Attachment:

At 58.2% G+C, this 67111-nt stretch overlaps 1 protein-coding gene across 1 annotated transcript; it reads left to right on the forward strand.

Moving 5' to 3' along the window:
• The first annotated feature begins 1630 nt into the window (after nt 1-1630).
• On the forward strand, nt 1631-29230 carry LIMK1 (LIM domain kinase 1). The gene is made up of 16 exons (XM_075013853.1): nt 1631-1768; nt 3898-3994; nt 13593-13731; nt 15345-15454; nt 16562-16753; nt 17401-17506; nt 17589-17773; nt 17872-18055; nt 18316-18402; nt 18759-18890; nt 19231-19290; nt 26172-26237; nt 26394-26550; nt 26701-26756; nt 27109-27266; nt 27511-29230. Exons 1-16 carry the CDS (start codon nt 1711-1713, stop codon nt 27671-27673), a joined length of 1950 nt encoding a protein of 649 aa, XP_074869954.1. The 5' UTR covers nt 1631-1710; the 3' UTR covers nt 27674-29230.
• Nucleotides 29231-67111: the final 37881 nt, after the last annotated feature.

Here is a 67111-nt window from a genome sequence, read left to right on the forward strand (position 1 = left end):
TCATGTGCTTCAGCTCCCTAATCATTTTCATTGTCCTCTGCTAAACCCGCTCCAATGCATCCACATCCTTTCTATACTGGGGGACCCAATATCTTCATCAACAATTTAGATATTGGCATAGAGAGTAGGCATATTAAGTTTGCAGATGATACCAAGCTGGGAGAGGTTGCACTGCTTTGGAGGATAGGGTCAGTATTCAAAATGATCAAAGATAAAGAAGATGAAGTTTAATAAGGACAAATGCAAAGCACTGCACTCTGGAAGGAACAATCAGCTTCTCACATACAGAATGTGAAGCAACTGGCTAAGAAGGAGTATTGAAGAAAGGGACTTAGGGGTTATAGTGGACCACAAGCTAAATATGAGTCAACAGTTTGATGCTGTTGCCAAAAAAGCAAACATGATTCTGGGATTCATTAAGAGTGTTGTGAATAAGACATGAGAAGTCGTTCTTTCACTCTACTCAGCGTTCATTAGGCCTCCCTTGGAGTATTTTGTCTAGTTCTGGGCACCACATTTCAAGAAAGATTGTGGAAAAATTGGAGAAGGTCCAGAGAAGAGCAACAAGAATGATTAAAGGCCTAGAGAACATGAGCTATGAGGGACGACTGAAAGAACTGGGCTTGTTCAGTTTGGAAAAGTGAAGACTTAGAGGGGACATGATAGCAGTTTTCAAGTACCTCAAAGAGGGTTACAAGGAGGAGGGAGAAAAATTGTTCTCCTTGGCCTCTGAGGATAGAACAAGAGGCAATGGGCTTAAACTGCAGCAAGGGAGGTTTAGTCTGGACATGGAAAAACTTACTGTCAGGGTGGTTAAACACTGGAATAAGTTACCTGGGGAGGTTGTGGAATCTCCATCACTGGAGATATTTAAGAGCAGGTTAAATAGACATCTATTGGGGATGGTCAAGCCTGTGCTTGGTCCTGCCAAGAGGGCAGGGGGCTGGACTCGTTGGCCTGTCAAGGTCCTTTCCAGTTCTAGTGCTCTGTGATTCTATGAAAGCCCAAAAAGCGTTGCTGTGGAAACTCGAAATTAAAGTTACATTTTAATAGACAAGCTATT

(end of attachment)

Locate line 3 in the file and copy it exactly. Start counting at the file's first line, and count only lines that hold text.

• The first annotated feature begins 1630 nt into the window (after nt 1-1630).